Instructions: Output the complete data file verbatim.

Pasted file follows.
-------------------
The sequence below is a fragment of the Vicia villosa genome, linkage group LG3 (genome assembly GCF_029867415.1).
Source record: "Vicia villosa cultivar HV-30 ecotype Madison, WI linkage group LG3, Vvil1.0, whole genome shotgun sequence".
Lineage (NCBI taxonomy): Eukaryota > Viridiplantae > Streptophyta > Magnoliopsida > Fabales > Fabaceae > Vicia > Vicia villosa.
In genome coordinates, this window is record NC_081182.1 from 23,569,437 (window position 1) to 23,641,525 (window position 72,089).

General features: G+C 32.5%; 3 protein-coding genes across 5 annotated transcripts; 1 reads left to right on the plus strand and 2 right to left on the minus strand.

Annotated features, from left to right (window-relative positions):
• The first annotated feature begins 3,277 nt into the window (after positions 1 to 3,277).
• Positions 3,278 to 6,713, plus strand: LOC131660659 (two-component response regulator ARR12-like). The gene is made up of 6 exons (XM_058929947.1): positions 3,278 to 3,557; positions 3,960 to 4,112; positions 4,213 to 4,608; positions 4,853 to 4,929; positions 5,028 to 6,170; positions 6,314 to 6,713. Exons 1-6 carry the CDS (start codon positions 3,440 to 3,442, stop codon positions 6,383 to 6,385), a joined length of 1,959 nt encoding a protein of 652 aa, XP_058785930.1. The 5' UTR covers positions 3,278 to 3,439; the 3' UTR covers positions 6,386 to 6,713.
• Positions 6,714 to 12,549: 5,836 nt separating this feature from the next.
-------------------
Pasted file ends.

The sequence below is a fragment of the Vicia villosa genome, linkage group LG3 (genome assembly GCF_029867415.1).
Source record: "Vicia villosa cultivar HV-30 ecotype Madison, WI linkage group LG3, Vvil1.0, whole genome shotgun sequence".
Lineage (NCBI taxonomy): Eukaryota > Viridiplantae > Streptophyta > Magnoliopsida > Fabales > Fabaceae > Vicia > Vicia villosa.
In genome coordinates, this window is record NC_081182.1 from 23,569,437 (window position 1) to 23,641,525 (window position 72,089).

General features: G+C 32.5%; 3 protein-coding genes across 5 annotated transcripts; 1 reads left to right on the plus strand and 2 right to left on the minus strand.

Annotated features, from left to right (window-relative positions):
• The first annotated feature begins 3,277 nt into the window (after positions 1 to 3,277).
• Positions 3,278 to 6,713, plus strand: LOC131660659 (two-component response regulator ARR12-like). The gene is made up of 6 exons (XM_058929947.1): positions 3,278 to 3,557; positions 3,960 to 4,112; positions 4,213 to 4,608; positions 4,853 to 4,929; positions 5,028 to 6,170; positions 6,314 to 6,713. Exons 1-6 carry the CDS (start codon positions 3,440 to 3,442, stop codon positions 6,383 to 6,385), a joined length of 1,959 nt encoding a protein of 652 aa, XP_058785930.1. The 5' UTR covers positions 3,278 to 3,439; the 3' UTR covers positions 6,386 to 6,713.
• Positions 6,714 to 12,549: 5,836 nt separating this feature from the next.